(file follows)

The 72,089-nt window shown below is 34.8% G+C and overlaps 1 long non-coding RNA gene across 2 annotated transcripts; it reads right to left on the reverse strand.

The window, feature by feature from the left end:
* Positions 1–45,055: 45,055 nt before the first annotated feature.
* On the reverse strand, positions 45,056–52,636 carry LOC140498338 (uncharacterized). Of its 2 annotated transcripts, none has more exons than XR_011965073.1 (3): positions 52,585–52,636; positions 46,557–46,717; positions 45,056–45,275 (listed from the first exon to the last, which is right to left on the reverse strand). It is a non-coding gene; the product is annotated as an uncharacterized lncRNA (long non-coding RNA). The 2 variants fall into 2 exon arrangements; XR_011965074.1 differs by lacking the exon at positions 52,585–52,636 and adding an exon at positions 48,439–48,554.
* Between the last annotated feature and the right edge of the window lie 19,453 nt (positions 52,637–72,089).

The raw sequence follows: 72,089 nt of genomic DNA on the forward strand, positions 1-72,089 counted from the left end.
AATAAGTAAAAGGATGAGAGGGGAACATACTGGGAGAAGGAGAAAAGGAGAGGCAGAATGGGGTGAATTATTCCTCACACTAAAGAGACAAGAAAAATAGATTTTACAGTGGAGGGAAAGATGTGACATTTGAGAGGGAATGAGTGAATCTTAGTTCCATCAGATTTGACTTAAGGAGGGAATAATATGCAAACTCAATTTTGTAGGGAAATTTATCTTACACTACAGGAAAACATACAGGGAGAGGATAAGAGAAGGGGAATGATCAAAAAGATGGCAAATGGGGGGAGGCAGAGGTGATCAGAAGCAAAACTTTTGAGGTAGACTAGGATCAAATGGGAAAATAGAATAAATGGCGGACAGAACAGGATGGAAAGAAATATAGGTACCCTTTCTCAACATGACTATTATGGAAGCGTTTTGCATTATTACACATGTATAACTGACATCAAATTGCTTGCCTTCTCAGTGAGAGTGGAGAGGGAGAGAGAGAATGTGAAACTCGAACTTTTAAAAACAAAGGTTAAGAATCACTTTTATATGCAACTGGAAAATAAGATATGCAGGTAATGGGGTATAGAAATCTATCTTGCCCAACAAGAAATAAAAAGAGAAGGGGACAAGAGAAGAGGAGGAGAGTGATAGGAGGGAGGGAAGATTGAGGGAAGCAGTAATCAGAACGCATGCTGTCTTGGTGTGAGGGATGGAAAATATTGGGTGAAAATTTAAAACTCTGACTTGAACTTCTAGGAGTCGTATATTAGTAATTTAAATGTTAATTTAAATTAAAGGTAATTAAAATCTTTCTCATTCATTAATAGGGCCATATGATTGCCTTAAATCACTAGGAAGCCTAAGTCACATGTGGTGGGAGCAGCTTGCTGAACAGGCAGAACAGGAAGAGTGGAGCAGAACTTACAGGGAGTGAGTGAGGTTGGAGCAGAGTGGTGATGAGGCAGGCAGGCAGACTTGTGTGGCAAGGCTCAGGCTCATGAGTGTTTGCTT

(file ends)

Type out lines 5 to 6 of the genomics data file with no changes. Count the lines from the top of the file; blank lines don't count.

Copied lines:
* Between the last annotated feature and the right edge of the window lie 19,453 nt (positions 52,637–72,089).

The raw sequence follows: 72,089 nt of genomic DNA on the forward strand, positions 1-72,089 counted from the left end.